1934 Section V on Specifications is created in Technical Division A on Gasoline.
1934 ASTM D 381, Method for Gum Content of Gasoline, is published. The increased ownership of automobiles leads to increased demand for gasoline, which in turn leads to the development of improved cracking operations. This leads to more olefins in fuel, hence a greater tendency to form gums and sediment, thus requiring gum test methods and specification requirements.
1934 The first of four fuel standards issued by Subcommittee E on Burner, Diesel, Non-Aviation Gas Turbine, and Marine Fuels D 396, Specification for Burner Fuels is issued, covering fuels for fuel-oil burning equipment such as home heating oils. Next will be ASTM D 975, Specification for Diesel Fuel Oils, which will cover diesel fuels starting with its publication in 1948. Prior to this, there has been no widely used specification for diesel engine fuel. The third, ASTM D 2880, Specification for Gas Turbine Fuel Oils, covering non-aviation gas turbine fuels, will be issued in 1970. Lastly, ASTM D 2069, Specification for Marine Fuels, will be issued in 1991.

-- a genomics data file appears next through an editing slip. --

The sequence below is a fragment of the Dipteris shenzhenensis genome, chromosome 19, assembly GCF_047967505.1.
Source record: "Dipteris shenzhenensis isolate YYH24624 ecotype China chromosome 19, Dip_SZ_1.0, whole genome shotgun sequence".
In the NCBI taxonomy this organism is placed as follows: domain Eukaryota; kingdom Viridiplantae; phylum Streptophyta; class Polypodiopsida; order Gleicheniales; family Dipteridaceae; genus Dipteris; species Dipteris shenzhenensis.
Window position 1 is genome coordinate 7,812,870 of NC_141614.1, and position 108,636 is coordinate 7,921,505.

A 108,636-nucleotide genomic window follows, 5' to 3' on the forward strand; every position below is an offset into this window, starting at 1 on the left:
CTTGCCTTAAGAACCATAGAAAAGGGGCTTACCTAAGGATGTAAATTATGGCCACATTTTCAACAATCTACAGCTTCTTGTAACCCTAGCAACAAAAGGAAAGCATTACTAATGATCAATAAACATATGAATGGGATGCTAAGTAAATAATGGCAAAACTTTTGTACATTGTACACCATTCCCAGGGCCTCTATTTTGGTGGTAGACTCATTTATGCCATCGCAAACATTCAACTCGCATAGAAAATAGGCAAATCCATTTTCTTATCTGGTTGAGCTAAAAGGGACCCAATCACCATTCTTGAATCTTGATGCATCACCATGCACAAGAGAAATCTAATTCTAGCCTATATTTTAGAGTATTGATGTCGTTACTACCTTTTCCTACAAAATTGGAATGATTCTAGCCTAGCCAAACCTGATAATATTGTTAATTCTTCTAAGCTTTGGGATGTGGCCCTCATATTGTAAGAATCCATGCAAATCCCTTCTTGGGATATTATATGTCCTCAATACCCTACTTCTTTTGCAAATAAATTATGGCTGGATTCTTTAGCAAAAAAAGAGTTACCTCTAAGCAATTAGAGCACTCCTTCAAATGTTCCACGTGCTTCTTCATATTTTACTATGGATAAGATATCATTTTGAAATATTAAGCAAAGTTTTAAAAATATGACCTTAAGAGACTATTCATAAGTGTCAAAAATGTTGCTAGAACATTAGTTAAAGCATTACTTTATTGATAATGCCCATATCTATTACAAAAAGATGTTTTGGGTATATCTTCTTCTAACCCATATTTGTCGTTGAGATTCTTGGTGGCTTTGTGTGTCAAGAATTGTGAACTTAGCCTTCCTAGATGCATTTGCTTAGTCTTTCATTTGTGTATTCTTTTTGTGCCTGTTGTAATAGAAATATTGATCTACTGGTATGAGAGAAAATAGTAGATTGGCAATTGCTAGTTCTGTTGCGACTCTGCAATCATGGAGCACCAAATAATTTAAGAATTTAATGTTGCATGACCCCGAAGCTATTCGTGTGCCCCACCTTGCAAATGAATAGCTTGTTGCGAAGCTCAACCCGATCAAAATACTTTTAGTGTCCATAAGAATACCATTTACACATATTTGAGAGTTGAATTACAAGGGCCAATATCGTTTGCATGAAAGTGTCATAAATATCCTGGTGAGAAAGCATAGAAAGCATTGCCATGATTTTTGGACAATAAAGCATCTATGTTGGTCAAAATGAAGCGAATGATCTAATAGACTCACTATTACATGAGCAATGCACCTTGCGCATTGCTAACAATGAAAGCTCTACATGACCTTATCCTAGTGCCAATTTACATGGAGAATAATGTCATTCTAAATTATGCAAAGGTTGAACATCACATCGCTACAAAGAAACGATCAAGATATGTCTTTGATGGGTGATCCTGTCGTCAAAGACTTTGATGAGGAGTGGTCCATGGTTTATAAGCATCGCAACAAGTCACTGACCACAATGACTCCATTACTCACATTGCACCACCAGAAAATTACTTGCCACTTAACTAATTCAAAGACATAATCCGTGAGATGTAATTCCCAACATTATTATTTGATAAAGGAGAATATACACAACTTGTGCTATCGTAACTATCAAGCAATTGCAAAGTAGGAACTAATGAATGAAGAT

1935 The first successful passenger airliner, the DC-3, makes its maiden flight.
1935 The first KdF Wagens (to be renamed Volkswagen in 1945) are produced.
1937 ASTM D 445, Method for Kinematic Viscosity of Transparent and Opaque Liquids (the Calculation of Dynamic Viscosity), is the second of three building blocks of petroleum standardization along with ASTM D 86 (see 1921) and ASTM D 1655 (see 1959). The enormous list of products covered by ASTM D 445 includes jet fuels, aircraft turbine lubricants, marine and domestic fuel oils, diesel fuels, industrial fluid lubricants, automotive and heavy-duty engine oils, heat transfer fluids, hydraulic oils and many more. ASTM D 445 will also become ISO Standard 3104.
1937 Competition among automobile manufacturers leads to engines with higher and higher compression ratios, requiring higher-octane gasolines. This leads to process development in the industry, e.g., cracking, reforming, isomerization, etc. In D02, this leads to changes in the gasoline specification and the first appearance of ASTM D 439, Specification for Gasoline, showing three types of gasoline based on volatility and further breakdown according to antiknock characteristics. The U.S. Federal Trade Commission will later require the posting of the Antiknock Index in 1979. ASTM D 439 will be discontinued in 1991 and replaced with D 4814, Specification for Automotive Spark-Ignition Engine Fuel.